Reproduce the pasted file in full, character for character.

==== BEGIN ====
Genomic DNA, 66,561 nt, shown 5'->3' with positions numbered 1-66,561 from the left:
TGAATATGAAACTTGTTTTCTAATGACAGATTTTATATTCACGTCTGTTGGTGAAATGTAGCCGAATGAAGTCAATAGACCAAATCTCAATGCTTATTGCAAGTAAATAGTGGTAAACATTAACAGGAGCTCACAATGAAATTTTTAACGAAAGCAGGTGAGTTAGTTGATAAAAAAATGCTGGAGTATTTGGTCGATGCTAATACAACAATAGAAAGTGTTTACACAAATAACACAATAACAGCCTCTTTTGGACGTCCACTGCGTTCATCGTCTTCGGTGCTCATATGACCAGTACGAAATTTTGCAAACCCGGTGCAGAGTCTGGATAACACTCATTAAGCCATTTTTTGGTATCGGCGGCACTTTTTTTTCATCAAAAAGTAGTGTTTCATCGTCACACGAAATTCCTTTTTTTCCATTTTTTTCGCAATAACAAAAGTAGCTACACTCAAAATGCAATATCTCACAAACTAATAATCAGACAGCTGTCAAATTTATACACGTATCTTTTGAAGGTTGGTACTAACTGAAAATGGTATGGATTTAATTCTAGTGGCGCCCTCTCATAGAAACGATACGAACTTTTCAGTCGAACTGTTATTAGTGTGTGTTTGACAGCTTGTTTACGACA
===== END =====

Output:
Genomic DNA, 66,561 nt, shown 5'->3' with positions numbered 1-66,561 from the left:
TGAATATGAAACTTGTTTTCTAATGACAGATTTTATATTCACGTCTGTTGGTGAAATGTAGCCGAATGAAGTCAATAGACCAAATCTCAATGCTTATTGCAAGTAAATAGTGGTAAACATTAACAGGAGCTCACAATGAAATTTTTAACGAAAGCAGGTGAGTTAGTTGATAAAAAAATGCTGGAGTATTTGGTCGATGCTAATACAACAATAGAAAGTGTTTACACAAATAACACAATAACAGCCTCTTTTGGACGTCCACTGCGTTCATCGTCTTCGGTGCTCATATGACCAGTACGAAATTTTGCAAACCCGGTGCAGAGTCTGGATAACACTCATTAAGCCATTTTTTGGTATCGGCGGCACTTTTTTTTCATCAAAAAGTAGTGTTTCATCGTCACACGAAATTCCTTTTTTTCCATTTTTTTCGCAATAACAAAAGTAGCTACACTCAAAATGCAATATCTCACAAACTAATAATCAGACAGCTGTCAAATTTATACACGTATCTTTTGAAGGTTGGTACTAACTGAAAATGGTATGGATTTAATTCTAGTGGCGCCCTCTCATAGAAACGATACGAACTTTTCAGTCGAACTGTTATTAGTGTGTGTTTGACAGCTTGTTTACGACA